- Sept. 6: Administrivia, Modeling computation, start of computability theory, r.e. sets, decidability. [Lecture 1, but not including the "Crossing Sequences" section] [Lectures 33 (pp. 220-221) and 35 (in part).] This material may also be useful: Computable sets, Undecidable problems, r.e. sets
- Sept. 11: Gödel's incompleteness theorem. Also, [Supplementary Lecture E]. Structures, truth, validity. Syntax vs semantics. Proof systems; Peano Arithmetic. A brief discussion of Gödel's completeness theorem. Encodings of valid computations. HP m-reduces to the first-order theory of the Natural Numbers.
- Sept. 13: HP m-reduces to the set of Theorems of Peano Arithmetic. More from [Supplementary Lecture E]: terms, valuations, prenex form, etc. Brief discussion of non-standard models and compactness. Brief introduction to complexity classes (DTIME and DSPACE). [Lectures 1,2,3].
- Sept. 18: Computational Complexity DTIME, NTIME, DSPACE, NSPACE, and the canonical complexity classes. Examples of nondeterministic computations for connectivity in graphs and for SAT. NTIME(t) is contained in DSPACE(t), NSPACE(t) is contained in DTIME(2^O(t)). Space-bounded computations can be assumed to halt, due to the limited number of space-bounded configurations. [Lectures 1,2,3].
- Sept. 20: Savitch's Theorem. Separation results (diagonalization). Translational methods. [Lectures 2-3].
- Sept. 25: The Immerman-Szelepcsenyi Theorem [Lecture 4]. Hardness and completeness, reducibility. Hardness implies lower bounds on complexity.
- Sept. 27: Logspace reducibility is transitive; complete problems for NL, P, and NP. [Lectures 5 and 6]
- Oct. 2: Alternation [Lecture 7]
- Oct. 4: Finish with Alternation; show DTIME(t) is in ASPACE(log t). The Polynomial Hierarchy [Lectures 9-10]
- Oct. 9: PSPACE complete problems [Lecture 8].
- Oct. 11: Review for the midterm. Translational methods: (There is a unary language in NP-P iff DTIME(2^O(n)) is not equal to NTIME(2^O(n)).) The NTIME hierarchy theorem (see notes ).
- Oct. 16: Midterm examination (closed book; closed notes).
- Oct. 18: Start of decidable theories; isomorphism of any two countable models for the theory of dense linear orders without endpoints, and the PSPACE upper bound for this theory [Lecture 21]. Start of the discussion of the upper bound on the complexity of the theory of the Reals with addition [Lecture 22].
- Oct. 23: Reals with addition [Lecture 22]. (Covered Lemma 22.3.) Note that there are some errors in Lecture 22. See the errata page In particular, note that Lemma 22.4 should be restated.
- Oct. 25: Continuing with the Reals with addition [Lecture 22]. See the comment above about errata in the textbook.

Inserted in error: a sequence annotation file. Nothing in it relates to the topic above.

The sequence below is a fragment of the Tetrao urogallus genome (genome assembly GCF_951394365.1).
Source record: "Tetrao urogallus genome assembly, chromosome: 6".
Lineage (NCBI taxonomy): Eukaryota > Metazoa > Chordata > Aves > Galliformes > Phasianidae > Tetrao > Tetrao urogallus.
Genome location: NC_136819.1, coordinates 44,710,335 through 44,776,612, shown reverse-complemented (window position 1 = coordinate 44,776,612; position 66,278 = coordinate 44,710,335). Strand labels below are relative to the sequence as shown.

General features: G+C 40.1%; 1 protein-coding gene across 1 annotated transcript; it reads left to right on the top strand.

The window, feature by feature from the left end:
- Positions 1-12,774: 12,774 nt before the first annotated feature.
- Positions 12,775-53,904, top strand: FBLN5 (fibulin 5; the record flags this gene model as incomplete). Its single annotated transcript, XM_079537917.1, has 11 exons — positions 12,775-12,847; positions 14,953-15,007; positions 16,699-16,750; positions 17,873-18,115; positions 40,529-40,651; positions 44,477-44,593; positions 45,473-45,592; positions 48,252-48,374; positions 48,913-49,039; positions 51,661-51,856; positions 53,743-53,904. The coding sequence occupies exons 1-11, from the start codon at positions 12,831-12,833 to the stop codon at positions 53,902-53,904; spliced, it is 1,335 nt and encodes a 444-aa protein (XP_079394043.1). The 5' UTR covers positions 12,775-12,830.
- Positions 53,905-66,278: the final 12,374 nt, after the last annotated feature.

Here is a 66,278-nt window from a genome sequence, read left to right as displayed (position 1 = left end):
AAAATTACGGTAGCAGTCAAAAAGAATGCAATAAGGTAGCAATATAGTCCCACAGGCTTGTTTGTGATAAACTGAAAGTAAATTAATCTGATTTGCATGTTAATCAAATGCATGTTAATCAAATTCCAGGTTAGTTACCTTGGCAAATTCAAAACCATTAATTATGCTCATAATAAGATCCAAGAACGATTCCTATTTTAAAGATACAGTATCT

- Oct. 30: Hardness for the Reals with addition; up through Lemma 23.1. [Lecture 23].
- Nov. 1: Finish with Hardness for the Reals with addition [Lecture 23]. Start of hardness for the Naturals with addition [Lecture 24].
- Nov. 6: Chinese Remaindering [Supplementary Lecture B]. Finish with Pressburger Arithmetic [Lecture 24]. Began a discussion of the Recursion Theorem [Lectures 33-34]. As a sidelight: Quines (you may want to look at the Quine Page).
- Nov. 8: The Recursion Theorem [Lectures 33-34]. (See Notes on using the Recursion Theorem to prove the stronger form of the Incompleteness Theorem.) Other applications: Rice's Theorem. [Lectures 33-34].
- Nov. 13: More applications of the Recursion Theorem: the set of "minimal indices" is immune [Lectures 33-34]. Kolmogorov Complexity [notes; see home page]; many examples of true statements that have no proof.
- Nov. 15: Applications of Kolmogorov complexity. See Notes on using Kolmogorov complexity to prove results about primes. Time-bounded Kolmogorov complexity.
- Nov. 20: Relativized Complexity [Lecture 28]. Begin Probabilistic Computation [Lectures 13 and 14]; PIT is in coRP (assuming the Schwartz-Zippel Lemma, which was not proved).
- Nov. 27: The Swartz-Zippel Lemma; BPP is contained in P/poly.
- Nov. 29: More on Probabilistic Computation; BPP is in the polynomial hierarchy [Lectures 13 and 14]. EXPSPACE is not in P/poly. If NP is in P/poly, then PH collapses.
- Dec. 4: Parallel Complexity Classes [Lectures 11-12].
- Dec. 6: Finite Model Theory, Expressiveness of Logics
- Dec. 11: By request: The Piano-Mover's Problem is PSPACE-complete. A discussion of quantum computation; presentation of the algorithm BPP-reducing factoring to "order-finding", and analysis of correctness.
- Dec. 13: Analysis of the error probability for the reduction of factoring to order-finding.